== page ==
Opinion: The Green GovernmentPOSTED: 02/6/14 1:49 PM
Last month, the CFT gave a press conference and basically said that when they approve the budget, the Government of St. Maarten can borrow from the World Bank to invest in St. Maarten. The CFT did not mention the interest rate but is important to note that St. Maarten will receive one of the lowest interest rates which are about 2.5% for a 20 year government bond due to the Netherlands economy. The CFT also stated that this investment should be strategic, in order to lower government expenditures or increase revenues.
The two suggestions given by the CFT were to finish the new Government Administration Building and invest in the expansion of St. Maarten Medical Center. These are two very good ideas because Government will spend less money renting buildings and have to send less people abroad for medical care.
However, my proposal is a bit different, in addition to investing in infrastructure why not improve current infrastructure?
St. Maarten is sunny all year round and solar panel prices have seen a sharp decrease in recent years. Why not invest in solar energy? By investing in solar panels government would be setting a good example for its citizens and the private sector, reduce its carbon footprint, reduce their operational costs on a long term basis, and provide jobs to locals on a contractual basis to install and maintain this investment.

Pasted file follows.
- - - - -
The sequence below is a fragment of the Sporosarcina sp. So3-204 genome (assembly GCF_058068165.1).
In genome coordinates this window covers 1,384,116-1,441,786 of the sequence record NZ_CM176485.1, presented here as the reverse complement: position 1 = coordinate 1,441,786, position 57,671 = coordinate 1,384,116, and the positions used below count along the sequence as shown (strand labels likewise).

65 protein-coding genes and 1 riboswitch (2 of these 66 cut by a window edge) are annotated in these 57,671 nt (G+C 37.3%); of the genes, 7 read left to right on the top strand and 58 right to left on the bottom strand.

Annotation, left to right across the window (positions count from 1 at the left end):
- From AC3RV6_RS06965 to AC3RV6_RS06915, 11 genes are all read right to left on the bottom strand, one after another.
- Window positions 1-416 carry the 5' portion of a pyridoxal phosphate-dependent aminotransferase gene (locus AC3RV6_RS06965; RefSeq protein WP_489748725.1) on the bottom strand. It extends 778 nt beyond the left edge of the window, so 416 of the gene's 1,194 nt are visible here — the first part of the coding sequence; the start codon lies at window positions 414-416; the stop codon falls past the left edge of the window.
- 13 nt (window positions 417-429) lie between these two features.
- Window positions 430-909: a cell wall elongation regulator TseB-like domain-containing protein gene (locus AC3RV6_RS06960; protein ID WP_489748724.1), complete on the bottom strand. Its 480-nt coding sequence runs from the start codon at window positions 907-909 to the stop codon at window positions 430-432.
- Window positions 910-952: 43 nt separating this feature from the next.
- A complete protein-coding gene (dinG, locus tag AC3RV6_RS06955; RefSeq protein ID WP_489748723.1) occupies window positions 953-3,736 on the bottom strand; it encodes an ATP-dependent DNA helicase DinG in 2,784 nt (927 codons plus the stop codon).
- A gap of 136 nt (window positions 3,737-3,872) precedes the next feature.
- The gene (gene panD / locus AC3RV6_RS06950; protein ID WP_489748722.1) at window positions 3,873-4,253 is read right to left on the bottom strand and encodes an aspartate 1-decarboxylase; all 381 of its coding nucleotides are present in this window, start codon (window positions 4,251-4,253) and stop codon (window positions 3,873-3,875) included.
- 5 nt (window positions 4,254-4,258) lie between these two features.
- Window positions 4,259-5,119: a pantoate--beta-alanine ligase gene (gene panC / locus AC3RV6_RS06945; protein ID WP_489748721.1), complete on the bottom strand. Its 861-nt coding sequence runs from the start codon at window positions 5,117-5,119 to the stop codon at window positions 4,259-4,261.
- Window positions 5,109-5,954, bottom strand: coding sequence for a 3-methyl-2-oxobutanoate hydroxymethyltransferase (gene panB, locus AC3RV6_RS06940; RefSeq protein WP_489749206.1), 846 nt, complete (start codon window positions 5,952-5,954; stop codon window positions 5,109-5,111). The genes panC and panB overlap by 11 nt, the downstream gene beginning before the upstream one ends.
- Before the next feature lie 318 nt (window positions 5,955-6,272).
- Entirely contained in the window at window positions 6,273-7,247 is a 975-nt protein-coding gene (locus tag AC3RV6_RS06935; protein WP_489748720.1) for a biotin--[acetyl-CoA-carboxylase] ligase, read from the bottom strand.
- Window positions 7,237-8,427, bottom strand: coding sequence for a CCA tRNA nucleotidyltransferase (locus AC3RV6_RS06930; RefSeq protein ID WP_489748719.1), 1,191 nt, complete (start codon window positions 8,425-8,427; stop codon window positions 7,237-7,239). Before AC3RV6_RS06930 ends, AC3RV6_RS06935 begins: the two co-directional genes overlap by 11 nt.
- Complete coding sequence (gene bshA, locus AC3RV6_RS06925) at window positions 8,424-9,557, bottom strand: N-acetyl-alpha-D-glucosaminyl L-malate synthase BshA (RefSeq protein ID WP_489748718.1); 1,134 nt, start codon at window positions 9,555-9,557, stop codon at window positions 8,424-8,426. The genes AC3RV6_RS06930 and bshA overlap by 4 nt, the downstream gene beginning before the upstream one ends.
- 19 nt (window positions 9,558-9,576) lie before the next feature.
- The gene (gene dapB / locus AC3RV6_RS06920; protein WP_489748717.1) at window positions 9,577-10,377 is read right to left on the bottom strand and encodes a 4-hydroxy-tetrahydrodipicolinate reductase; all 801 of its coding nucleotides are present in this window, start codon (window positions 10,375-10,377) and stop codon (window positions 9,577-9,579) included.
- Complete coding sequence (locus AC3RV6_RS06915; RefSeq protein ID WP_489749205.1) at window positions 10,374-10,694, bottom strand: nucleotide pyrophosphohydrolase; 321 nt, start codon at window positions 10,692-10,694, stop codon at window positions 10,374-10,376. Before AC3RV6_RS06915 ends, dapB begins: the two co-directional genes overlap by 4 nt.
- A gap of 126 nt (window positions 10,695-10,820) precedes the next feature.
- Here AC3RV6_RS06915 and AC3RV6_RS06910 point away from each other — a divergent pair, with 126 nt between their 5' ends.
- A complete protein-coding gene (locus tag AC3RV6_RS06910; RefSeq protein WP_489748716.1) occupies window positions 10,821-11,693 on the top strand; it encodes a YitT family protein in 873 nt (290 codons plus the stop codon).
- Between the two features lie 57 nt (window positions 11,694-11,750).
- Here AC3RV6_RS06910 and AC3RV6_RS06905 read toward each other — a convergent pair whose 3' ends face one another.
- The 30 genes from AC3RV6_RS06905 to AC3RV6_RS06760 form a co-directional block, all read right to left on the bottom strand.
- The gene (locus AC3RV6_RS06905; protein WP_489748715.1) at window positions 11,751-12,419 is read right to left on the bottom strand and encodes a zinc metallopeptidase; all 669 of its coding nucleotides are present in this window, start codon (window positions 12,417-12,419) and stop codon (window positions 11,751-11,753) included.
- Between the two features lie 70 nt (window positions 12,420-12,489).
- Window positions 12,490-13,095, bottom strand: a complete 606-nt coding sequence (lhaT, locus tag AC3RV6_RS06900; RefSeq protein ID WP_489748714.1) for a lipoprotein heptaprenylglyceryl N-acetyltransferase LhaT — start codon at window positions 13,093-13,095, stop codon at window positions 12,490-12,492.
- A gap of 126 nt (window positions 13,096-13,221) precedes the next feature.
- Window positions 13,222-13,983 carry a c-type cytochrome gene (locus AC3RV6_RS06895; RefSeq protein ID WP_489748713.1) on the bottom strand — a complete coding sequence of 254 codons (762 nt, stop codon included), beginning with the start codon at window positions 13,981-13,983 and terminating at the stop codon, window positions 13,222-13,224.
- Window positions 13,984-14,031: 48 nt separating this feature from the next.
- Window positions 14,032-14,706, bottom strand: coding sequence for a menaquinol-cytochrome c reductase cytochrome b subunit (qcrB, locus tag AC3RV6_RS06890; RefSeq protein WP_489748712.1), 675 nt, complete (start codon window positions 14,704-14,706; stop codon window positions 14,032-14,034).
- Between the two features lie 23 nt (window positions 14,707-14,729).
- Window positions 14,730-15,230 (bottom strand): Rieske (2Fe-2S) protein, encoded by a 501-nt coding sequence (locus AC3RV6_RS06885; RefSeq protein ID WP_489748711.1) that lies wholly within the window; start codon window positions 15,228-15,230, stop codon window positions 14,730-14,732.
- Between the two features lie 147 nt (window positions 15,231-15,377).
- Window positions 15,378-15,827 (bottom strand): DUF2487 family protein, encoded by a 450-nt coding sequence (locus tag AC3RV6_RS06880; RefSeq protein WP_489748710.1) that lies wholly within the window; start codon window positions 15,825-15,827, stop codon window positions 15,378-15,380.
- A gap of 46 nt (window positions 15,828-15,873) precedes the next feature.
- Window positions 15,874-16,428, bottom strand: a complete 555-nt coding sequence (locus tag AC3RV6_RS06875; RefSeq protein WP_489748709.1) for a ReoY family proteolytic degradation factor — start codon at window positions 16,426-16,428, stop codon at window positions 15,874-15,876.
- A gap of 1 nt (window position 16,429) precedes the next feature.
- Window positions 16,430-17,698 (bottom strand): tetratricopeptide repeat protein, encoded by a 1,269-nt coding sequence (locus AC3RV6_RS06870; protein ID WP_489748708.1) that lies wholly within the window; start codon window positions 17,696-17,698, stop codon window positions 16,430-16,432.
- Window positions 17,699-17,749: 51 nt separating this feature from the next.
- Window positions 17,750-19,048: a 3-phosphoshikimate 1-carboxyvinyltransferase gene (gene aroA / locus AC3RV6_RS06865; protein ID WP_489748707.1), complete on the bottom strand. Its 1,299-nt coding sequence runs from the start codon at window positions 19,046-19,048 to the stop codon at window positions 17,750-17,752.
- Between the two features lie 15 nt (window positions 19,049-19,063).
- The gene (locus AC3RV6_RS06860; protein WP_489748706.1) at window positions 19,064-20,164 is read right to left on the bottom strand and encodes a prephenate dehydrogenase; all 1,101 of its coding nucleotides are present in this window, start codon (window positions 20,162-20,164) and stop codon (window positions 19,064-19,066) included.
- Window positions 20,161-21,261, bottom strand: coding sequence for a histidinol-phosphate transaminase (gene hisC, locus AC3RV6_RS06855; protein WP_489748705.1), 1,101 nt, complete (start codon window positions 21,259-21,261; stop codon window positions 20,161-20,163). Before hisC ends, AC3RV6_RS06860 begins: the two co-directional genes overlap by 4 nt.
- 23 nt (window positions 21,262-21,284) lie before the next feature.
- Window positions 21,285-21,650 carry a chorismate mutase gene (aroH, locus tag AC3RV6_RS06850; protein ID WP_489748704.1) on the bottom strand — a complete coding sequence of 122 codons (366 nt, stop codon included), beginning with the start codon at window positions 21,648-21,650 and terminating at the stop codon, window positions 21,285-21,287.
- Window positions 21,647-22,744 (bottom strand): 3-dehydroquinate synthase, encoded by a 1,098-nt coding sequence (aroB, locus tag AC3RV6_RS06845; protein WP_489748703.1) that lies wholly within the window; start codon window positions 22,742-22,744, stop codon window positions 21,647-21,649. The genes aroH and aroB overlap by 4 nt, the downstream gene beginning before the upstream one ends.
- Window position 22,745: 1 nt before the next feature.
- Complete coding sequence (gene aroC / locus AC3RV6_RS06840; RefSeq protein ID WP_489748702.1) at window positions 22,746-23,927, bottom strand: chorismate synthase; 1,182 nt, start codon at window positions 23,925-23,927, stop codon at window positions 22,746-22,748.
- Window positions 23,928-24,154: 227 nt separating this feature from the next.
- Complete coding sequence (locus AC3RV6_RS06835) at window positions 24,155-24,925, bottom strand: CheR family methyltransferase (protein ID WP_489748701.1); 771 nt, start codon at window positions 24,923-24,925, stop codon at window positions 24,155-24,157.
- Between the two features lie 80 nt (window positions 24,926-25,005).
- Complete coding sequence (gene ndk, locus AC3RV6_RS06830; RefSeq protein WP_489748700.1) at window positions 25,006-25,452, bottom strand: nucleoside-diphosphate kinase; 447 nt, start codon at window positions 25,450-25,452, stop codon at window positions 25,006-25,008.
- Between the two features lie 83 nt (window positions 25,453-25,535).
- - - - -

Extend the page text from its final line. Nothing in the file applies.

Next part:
The roofs of several government buildings, schools, and government owned companies can be retrofitted with solar panels. For example, the Princess Juliana Airport has a very large roof that can be retrofitted with many solar panels. Some can even be added in the grass along the runway, similar to how it was done in St. Thomas. Already the Philipsburg Jubilee Library has seen their electricity bill per month reduced by more than 1/3 since they installed solar panels last year.
Last year, a few politicians were talking about how much LED lights would save the government in electricity costs for street lights. Why not have solar powered street lights that have no electricity costs? The bulk of money goes into buying and installing them but after that it’s just yearly maintenance. GEBE also stands to benefit from government using solar panels because some of the burden will be alleviated from GEBE as the sole electricity provider on the Dutch side.
I know at the end of the day those of you reading this might think it’s expensive but the price of installing has decreased sharply in recent years and it’s nothing compared to the savings. Everyone can benefit from installing solar panels not just government. If every household took advantage of solar panels, people would spend less money on electricity and have more for other expenses. Take a look at your light bill and imagine if it was 40% lower every month, imagine the annual savings. Imagine the annual electricity cost for government and imagine if 40% of that cost was gone. I believe that in less than 5 years government could see a return on investment (ROI) if they invest in solar energy. After all, it’s just a matter of improving current infrastructure.